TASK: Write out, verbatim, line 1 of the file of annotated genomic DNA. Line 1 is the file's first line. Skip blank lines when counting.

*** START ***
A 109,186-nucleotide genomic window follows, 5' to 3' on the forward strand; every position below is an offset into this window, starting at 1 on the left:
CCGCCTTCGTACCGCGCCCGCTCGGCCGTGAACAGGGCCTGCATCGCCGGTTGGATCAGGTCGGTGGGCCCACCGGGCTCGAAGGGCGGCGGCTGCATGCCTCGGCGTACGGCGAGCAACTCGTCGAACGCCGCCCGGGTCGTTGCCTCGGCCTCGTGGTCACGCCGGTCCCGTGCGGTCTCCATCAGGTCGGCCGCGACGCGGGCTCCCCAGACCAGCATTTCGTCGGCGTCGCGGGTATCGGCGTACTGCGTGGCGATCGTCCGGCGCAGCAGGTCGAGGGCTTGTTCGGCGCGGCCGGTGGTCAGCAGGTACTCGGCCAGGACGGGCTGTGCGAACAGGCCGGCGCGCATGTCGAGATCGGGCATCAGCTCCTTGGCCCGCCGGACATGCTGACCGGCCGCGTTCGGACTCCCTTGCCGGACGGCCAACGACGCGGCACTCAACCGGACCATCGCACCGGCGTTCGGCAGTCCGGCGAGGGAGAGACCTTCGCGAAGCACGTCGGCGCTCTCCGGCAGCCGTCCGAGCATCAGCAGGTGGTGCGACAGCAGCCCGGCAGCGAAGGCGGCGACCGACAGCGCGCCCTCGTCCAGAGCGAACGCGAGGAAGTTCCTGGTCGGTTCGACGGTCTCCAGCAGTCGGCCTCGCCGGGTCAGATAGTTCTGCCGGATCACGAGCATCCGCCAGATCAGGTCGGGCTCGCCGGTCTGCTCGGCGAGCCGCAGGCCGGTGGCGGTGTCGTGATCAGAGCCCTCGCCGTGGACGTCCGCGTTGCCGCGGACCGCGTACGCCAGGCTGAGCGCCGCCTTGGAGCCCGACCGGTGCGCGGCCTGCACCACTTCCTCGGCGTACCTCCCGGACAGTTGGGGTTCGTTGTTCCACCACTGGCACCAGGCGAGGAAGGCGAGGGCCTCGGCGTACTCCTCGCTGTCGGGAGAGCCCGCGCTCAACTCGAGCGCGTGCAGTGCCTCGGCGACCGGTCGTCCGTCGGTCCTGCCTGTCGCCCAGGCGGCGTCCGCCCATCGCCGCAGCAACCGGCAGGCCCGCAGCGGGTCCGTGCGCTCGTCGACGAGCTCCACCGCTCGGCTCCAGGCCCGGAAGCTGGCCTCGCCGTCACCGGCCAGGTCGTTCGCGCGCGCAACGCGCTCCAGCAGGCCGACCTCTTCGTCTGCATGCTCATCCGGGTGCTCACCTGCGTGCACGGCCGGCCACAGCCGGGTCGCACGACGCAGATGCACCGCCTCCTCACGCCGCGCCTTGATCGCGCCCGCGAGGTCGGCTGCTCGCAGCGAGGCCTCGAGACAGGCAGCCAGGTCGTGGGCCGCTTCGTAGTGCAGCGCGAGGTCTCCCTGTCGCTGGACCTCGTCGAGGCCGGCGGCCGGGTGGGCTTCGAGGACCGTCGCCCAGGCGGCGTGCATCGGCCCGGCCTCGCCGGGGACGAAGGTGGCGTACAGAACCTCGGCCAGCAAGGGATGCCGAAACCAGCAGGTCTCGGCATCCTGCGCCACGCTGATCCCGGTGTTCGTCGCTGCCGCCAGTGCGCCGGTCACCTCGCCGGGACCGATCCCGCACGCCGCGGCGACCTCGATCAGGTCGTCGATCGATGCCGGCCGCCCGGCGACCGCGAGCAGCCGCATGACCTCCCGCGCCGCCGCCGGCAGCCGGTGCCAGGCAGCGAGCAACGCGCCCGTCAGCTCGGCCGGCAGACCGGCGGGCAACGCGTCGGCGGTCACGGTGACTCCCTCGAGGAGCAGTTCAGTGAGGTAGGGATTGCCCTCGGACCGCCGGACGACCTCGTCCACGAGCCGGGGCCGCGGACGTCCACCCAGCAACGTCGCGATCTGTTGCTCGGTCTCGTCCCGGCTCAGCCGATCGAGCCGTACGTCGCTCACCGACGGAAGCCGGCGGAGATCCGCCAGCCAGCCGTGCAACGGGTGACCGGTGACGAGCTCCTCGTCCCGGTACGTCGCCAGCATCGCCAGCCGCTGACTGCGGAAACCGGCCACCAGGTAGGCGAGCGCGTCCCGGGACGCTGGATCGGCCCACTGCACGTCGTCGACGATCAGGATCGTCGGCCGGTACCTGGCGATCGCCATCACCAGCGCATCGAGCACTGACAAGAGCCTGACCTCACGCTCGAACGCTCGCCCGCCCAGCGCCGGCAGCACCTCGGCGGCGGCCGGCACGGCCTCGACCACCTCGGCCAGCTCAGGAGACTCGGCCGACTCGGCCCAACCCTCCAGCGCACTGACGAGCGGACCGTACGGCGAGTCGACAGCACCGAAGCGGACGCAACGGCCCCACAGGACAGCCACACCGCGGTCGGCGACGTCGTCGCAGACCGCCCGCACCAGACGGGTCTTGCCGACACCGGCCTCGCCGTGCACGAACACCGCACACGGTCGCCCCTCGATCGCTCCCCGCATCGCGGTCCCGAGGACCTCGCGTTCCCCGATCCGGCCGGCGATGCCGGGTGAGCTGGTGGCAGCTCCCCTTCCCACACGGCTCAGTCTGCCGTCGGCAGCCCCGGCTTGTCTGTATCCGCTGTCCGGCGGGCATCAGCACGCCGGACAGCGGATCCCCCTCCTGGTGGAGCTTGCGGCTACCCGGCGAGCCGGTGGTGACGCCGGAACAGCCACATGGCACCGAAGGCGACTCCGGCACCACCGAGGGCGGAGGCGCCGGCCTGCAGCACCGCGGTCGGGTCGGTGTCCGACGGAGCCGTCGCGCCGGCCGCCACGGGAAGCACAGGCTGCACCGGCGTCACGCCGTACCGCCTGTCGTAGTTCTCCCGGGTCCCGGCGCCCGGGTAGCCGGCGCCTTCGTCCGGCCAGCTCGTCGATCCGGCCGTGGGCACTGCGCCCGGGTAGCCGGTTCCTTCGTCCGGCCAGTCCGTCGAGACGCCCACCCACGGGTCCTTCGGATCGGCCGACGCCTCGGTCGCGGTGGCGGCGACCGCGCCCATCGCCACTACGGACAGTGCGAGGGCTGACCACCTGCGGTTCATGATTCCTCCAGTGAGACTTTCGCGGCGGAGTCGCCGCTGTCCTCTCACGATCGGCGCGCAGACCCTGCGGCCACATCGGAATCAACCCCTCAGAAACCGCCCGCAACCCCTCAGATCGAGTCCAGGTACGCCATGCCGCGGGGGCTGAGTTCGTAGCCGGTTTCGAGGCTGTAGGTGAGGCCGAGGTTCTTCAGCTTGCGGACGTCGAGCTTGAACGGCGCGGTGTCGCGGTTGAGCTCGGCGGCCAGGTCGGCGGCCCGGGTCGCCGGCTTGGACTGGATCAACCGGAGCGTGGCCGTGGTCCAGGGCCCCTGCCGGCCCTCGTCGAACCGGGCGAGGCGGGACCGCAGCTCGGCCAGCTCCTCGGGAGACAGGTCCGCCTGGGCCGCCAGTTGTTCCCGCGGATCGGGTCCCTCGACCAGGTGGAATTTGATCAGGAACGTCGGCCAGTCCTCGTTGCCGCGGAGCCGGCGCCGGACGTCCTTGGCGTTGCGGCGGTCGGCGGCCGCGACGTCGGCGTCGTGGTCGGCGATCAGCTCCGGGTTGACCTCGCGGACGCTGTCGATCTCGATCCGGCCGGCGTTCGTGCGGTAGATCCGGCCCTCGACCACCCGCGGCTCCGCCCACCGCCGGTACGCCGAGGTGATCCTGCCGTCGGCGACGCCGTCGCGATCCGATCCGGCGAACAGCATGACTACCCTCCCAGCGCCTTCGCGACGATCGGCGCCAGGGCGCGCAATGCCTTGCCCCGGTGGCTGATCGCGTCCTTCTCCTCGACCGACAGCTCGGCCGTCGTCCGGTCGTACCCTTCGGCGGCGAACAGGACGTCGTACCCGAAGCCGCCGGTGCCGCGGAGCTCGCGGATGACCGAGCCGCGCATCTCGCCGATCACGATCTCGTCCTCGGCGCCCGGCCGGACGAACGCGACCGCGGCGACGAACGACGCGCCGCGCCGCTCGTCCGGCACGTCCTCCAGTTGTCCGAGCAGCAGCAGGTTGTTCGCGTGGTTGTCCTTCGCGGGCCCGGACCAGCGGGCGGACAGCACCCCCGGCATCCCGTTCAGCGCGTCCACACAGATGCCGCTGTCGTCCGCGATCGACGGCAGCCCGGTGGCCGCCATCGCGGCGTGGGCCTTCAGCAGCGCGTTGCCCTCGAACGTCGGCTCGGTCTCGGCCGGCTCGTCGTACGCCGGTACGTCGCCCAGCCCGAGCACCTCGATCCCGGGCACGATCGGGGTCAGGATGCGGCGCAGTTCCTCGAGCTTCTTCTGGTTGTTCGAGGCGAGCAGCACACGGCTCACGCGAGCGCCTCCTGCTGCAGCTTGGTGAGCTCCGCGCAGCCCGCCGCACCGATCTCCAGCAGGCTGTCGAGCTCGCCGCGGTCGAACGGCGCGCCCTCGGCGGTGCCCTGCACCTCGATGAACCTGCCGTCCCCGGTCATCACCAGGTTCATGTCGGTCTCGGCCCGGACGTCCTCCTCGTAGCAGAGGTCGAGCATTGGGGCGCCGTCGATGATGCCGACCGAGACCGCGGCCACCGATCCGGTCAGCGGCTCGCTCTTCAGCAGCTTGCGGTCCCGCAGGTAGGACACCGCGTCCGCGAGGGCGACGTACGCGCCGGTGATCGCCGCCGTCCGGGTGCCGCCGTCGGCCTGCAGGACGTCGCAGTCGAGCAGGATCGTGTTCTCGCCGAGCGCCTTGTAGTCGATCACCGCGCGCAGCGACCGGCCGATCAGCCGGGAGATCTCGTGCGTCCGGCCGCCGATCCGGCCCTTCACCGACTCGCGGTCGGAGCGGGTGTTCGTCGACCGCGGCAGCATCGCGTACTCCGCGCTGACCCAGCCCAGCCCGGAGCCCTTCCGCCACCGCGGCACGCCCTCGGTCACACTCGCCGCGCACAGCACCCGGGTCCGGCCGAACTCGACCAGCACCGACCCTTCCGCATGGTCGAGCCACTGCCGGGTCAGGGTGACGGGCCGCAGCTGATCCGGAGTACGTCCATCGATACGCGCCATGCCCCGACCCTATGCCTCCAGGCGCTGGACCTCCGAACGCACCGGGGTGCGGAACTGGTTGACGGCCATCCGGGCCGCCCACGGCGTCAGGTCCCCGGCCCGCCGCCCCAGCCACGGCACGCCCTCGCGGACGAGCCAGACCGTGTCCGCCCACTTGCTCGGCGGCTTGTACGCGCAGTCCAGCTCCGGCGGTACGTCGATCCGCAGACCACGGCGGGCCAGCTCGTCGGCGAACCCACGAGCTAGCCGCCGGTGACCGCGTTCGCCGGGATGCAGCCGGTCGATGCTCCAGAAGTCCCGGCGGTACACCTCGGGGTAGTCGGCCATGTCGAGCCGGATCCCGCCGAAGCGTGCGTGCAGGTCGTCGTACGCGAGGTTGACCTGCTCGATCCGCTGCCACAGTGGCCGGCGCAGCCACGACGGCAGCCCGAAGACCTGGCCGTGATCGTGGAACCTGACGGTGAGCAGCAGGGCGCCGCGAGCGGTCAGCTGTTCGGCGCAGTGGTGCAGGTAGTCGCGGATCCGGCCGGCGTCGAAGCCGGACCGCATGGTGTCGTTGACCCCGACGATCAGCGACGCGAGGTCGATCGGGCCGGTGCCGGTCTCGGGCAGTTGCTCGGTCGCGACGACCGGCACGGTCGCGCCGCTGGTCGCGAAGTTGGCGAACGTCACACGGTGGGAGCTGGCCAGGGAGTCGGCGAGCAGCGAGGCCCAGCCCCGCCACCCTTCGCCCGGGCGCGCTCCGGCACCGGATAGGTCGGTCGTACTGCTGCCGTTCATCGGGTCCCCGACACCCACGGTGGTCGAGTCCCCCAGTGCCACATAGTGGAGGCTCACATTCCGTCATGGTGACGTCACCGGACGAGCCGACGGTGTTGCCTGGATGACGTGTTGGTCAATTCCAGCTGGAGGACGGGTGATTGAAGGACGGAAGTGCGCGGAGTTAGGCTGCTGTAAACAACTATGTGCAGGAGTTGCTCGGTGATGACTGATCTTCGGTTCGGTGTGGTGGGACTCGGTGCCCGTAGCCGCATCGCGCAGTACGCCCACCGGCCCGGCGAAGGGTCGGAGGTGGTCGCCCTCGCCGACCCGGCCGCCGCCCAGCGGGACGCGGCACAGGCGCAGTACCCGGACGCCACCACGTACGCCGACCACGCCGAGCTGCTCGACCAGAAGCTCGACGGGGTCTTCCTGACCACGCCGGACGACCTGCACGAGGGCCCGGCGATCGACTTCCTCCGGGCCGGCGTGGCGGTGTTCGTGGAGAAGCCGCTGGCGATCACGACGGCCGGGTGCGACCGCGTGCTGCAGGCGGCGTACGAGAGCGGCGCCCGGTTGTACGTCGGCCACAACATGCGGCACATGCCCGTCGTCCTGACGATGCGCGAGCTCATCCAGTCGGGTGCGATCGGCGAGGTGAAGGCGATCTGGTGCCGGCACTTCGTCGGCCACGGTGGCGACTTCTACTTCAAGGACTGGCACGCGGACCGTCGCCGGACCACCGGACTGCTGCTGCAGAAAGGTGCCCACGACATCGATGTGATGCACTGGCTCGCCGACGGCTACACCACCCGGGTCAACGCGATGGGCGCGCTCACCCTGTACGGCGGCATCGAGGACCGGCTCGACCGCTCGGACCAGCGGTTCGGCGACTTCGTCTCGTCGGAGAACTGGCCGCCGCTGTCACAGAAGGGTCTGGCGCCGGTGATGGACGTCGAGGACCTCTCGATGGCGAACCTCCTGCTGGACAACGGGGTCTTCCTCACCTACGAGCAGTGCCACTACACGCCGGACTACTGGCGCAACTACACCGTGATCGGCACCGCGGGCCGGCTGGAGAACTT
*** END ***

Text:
A 109,186-nucleotide genomic window follows, 5' to 3' on the forward strand; every position below is an offset into this window, starting at 1 on the left: